PROTECT-IP is a bill that has been introduced in the Senate and the House and is moving quickly through Congress. It gives the government and corporations the ability to censor the net, in the name of protecting “creativity”. The law would let the government or corporations censor entire sites– they just have to convince a judge that the site is “dedicated to copyright infringement.”
The government has already wrongly shut down sites without any recourse to the site owner. Under this bill, sharing a video with anything copyrighted in it, or what sites like Youtube and Twitter do, would be considered illegal behavior according to this bill.
According to the Congressional Budget Office, this bill would cost us $47 million tax dollars a year — that’s for a fix that won’t work, disrupts the internet, stifles innovation, shuts out diverse voices, and censors the internet. This bill is bad for creativity and does not protect your rights.
Archive for the ‘Happenings’ Category
November is National Adoption Awareness Month. The basic history of the month is that it started as a state-based initiative to raise awareness about the issues surrounding children waiting in foster care. It was given its own official month by President Clinton and since then has become everything from an all out celebration of adoption to an opportunity for all things adoption to be advertised and promoted.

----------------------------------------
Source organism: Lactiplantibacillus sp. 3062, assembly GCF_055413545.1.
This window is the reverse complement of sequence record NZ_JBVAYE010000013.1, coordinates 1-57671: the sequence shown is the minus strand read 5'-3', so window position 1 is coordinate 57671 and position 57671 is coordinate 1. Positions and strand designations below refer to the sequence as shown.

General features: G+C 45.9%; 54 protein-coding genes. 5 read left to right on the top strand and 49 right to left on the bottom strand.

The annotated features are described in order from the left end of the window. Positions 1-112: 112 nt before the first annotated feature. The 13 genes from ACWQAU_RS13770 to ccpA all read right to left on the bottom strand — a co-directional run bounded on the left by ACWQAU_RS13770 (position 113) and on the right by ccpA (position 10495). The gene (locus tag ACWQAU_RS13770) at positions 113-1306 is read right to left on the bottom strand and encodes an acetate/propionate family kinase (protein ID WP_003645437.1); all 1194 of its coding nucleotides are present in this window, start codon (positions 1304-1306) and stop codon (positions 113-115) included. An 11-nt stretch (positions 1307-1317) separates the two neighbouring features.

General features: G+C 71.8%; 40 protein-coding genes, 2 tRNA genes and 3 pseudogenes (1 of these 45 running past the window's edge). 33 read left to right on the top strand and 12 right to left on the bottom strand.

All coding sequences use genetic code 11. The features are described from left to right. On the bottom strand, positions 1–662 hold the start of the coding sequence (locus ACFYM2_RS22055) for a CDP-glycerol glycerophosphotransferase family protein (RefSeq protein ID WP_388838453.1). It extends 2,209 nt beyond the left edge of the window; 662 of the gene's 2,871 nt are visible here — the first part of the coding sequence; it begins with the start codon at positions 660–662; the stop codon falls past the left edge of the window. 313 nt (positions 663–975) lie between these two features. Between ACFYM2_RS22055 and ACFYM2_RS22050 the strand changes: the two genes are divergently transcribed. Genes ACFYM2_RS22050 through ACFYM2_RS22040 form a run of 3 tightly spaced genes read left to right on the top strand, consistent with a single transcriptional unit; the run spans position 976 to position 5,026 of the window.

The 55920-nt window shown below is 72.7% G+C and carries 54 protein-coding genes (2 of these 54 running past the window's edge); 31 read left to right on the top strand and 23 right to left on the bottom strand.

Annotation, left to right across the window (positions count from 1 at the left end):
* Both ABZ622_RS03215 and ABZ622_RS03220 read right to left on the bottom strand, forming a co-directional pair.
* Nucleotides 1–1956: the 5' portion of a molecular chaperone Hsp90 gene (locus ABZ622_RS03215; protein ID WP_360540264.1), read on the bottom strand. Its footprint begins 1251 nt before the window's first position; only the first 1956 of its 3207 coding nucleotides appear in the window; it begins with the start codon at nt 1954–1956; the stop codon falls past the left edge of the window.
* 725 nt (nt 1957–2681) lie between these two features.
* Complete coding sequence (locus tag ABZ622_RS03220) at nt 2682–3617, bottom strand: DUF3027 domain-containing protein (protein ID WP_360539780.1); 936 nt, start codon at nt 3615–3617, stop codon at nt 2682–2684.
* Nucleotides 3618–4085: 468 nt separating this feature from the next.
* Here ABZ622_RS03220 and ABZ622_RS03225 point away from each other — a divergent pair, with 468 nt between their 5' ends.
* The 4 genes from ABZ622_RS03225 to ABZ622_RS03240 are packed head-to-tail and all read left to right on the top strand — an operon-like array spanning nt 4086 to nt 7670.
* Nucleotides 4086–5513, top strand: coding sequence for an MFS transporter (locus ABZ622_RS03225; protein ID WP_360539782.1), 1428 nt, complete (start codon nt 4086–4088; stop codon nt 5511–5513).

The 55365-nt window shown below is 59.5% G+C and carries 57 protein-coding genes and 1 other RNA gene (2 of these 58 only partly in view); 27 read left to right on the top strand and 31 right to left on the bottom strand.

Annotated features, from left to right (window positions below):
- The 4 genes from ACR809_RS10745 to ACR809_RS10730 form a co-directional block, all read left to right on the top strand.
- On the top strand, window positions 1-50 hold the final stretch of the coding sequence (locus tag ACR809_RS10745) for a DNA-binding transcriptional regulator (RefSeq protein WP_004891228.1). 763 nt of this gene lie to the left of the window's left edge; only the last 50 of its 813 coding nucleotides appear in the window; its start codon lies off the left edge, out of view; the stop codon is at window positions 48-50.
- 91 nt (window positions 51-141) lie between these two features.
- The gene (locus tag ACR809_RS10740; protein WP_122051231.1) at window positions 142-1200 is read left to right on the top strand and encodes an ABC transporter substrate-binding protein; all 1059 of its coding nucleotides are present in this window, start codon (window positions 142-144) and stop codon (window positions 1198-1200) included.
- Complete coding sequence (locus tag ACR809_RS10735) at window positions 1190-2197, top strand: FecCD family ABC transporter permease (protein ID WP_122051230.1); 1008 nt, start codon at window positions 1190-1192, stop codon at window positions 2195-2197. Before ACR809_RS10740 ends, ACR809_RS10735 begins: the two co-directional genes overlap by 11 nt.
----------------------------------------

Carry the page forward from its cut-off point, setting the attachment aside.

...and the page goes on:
If you remember from last year, I have a problem with this. Read my blog throughout this November and you’ll hear more about why.
Not that we shouldn’t make our voices heard the other 11 months out of the year, but I feel especially motivated for the reasons our Declassified Adoptee mentions in her post. I’ve been a terrible blogger this year, but will try to pick it up again for the month of November.
Jane speaks with Kevin via skype.
Topics covered: Language of Blood, Truth and Reconciliation for the Adoption Community of Korea (TRACK), Adoptee Solidarity Korea (ASK), Convention On the Rights of the Child (UNCRC), Hague Adoption Convention, Korea Central Adoption Resources (KCARE), Eastern Social Welfare Society (ESWS), Social Welfare Society, Inc. (SWS), Holt International, Dillon International, Korean family search, unwarranted post adoption fees charged by Korean and US adoption agencies, new adoption and single parent support legislation in Korea, First Worldwide Adoptee Online Auction.
Listen to the podcast on their website.
Some Facts About Unwed Mothers in Korea
- Contrary to public perception, 3 in 4 unwed mothers are aged 25 and over and have completed high school or spent some time in college. Their children comprise a mere 1-2 percent of South Korea’s annual live births.
- Maternity facilities operated by adoption agencies have a 37% child-rearing rate compared to 82% for non-agency run facilities. Because most maternity facilities receive government subsidies and are therefore semi-private, they have the authority to refuse or to discontinue services to mothers who are deemed “too troublesome.”